A new strategy is aiming to double Nottingham’s recycling rates and reduce pollution equivalent to taking 1,200 cars off the roads every year.
Nottingham City Council is already ahead of national targets to send less than 10 per cent of waste to landfill, largely due to the Eastcroft incinerator.
But its local recycling rates have been worsening.
Figures show recycling hit a peak of 35 per cent in 2009/10, but this rate has been falling ever since.
As of 2021, rates had dropped as low as 23 per cent and “well below” the national average of 43.8 per cent.
To combat the problem the authority has drawn up a new strategy to improve and move towards becoming carbon neutral by 2028.
Being carbon neutral means balancing the carbon dioxide released into the atmosphere with the amount absorbed or removed.
The Municipal Resources and Waste Strategy for 2023 to 2050 will now be discussed during a Communities and Environment Scrutiny Committee on October 4.
“The Resources and Waste Management Strategy aims to deliver a high-quality service driven by the need to conserve resources, protect the local environment and reduce carbon emissions in line with the council’s carbon neutral policy for 2028 and beyond,” documents say.
“This means reducing the amount of waste that is generated; through prevention, reuse, repair, recycling and recovery.”
The poor recycling rates have been put down to a number of factors including a change in the definition of recycling materials, impacts of austerity, and in recent years the effects of the Covid pandemic.
One way the council is planning to improve its rates is through a new waste collection system.
Towards the end of last year, residents were asked whether they would prefer a twin stream method of collection or a multi-stream system.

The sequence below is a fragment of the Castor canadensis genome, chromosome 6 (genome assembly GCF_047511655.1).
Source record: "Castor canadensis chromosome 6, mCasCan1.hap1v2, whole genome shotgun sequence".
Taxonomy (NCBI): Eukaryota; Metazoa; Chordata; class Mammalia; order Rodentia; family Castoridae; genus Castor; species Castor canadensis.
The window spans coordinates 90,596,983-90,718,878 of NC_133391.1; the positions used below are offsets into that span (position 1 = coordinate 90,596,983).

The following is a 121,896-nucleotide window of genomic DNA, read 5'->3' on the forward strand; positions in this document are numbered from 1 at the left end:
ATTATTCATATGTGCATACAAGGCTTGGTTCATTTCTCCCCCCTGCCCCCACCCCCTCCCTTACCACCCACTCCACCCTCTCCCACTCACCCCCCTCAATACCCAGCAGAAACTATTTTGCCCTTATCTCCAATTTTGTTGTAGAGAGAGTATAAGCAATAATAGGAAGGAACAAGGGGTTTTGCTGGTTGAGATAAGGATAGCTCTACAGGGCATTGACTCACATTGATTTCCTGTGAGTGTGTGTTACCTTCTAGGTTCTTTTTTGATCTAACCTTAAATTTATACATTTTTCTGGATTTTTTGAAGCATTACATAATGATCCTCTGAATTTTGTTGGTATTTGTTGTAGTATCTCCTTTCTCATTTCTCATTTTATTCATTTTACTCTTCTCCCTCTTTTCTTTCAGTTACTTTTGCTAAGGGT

Twin stream means residents will get containers for paper and card and a bin for their remaining recycling including glass, plastic and cartons.
These will be collected fortnightly.
Multi-stream will mean residents will get multiple containers for food waste, paper and card, as well as separate containers for each recycling material such as glass and plastic.
This method will require a new type of bin lorry and waste would be collected weekly.
More than 30 per cent of waste collected in Nottingham’s green bins is food waste and separate food waste containers would be provided in both cases.
A food waste trial involving 3,500 homes recently finished and the council says feedback was generally positive, the council says.
“The measures explored in developing this strategy show Nottingham’s recycling performance could increase from 23 per cent to 42 per cent through effective recycling and implementation of improved separation systems,” documents add.
“The ambitions adopted by this strategy demonstrate that a potential carbon
saving of 3,400 tonnes of CO2 per annum is achievable.
“National changes could drive separation and recycling in the city to over 50 per cent in the longer term as recycling is made easier and clearer.”
A saving of 3,400 tonnes of carbon dioxide is roughly equivalent to taking 1,200 cars off the roads in the city every year.
On top of this the council says as of 2021 the city has switched over 40 per cent of its fleet to electric vehicles and has a target to convert 100 per cent of its fleet to electric or renewable fuel fleet by 2028, in line with targets.
Among the electric fleets are over 130 vans, 50 cars, 14 cage tippers and eight street sweepers.
The council also operates eight electric waste collection vehicles and the fleet
is due to expand further to 20 electric bin lorries out of a total 29.